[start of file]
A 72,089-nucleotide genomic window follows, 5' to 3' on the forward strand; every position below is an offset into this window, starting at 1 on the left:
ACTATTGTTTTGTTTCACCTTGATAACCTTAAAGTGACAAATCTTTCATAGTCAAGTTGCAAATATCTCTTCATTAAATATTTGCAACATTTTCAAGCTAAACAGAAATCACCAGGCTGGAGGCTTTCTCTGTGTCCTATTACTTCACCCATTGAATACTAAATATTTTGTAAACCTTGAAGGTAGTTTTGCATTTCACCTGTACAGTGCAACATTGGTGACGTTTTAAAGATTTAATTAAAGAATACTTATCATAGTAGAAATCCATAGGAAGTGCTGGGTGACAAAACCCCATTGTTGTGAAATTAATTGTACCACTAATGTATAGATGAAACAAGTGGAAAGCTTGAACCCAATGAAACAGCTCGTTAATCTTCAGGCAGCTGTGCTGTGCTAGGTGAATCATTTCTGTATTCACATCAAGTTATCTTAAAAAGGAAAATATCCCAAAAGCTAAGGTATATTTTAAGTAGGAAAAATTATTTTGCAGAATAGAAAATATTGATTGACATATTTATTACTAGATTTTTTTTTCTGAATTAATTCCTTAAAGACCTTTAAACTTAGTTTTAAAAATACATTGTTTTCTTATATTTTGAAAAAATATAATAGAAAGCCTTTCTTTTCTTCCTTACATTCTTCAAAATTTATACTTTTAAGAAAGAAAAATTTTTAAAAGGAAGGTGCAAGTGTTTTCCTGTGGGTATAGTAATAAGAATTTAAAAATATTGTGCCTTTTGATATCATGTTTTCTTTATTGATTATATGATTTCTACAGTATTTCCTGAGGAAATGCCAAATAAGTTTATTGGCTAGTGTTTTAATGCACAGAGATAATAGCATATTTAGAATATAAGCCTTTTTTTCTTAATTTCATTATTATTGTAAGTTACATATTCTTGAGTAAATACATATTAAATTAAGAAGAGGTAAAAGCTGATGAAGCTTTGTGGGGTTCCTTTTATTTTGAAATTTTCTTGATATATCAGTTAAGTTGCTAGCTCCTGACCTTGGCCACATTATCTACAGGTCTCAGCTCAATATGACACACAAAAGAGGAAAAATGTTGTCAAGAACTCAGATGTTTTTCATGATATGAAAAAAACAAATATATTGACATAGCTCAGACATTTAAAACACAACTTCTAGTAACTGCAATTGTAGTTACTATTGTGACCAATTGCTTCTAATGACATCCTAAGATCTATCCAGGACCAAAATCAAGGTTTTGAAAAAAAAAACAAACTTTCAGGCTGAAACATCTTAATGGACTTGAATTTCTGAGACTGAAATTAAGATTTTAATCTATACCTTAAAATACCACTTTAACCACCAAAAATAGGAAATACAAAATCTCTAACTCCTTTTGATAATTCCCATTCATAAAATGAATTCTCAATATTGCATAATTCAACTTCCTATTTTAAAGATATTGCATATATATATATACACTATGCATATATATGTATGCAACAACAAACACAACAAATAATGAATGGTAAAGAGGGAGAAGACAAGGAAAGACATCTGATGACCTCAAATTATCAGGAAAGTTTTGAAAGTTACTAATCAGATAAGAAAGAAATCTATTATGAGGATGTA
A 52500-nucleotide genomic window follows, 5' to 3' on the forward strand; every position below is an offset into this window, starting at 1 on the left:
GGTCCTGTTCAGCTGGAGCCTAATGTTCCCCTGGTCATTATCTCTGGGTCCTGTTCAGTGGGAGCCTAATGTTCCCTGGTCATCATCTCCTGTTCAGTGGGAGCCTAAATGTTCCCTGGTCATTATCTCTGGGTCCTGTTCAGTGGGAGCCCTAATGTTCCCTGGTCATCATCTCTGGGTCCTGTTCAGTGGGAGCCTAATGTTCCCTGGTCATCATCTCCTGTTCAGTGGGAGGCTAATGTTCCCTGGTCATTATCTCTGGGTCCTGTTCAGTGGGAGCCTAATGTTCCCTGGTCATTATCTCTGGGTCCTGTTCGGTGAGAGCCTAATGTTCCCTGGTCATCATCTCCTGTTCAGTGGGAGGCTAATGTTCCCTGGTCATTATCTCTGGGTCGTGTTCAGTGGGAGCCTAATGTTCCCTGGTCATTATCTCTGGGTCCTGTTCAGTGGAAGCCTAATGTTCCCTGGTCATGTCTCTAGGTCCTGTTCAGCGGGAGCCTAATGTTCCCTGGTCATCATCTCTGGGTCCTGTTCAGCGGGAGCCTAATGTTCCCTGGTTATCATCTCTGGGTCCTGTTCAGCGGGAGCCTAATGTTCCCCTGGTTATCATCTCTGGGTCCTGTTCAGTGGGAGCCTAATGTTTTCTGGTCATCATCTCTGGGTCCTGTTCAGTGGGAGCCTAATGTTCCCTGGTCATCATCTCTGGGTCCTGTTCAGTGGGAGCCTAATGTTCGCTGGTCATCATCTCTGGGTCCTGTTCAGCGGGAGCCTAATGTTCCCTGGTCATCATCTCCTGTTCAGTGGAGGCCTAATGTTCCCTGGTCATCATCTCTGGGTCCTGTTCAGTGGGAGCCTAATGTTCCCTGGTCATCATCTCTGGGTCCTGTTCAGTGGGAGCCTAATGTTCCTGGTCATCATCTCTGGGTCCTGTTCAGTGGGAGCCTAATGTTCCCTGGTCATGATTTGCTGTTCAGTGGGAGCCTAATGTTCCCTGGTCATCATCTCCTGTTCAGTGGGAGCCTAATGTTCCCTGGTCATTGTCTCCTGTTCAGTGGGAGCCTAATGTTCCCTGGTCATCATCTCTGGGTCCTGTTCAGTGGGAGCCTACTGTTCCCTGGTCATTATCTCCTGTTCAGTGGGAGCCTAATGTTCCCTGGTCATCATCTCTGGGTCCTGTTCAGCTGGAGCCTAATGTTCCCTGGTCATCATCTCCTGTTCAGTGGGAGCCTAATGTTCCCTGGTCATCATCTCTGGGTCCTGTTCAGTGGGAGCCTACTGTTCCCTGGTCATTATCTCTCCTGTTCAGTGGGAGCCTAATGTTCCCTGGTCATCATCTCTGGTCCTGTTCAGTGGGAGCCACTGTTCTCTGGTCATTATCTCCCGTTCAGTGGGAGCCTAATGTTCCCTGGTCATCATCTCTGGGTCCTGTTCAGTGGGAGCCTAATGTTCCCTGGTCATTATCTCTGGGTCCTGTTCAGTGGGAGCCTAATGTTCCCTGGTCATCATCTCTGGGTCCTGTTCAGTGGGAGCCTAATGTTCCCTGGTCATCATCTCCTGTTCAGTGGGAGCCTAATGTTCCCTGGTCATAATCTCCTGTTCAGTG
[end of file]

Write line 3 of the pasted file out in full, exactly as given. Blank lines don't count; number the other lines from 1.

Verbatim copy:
A 52500-nucleotide genomic window follows, 5' to 3' on the forward strand; every position below is an offset into this window, starting at 1 on the left: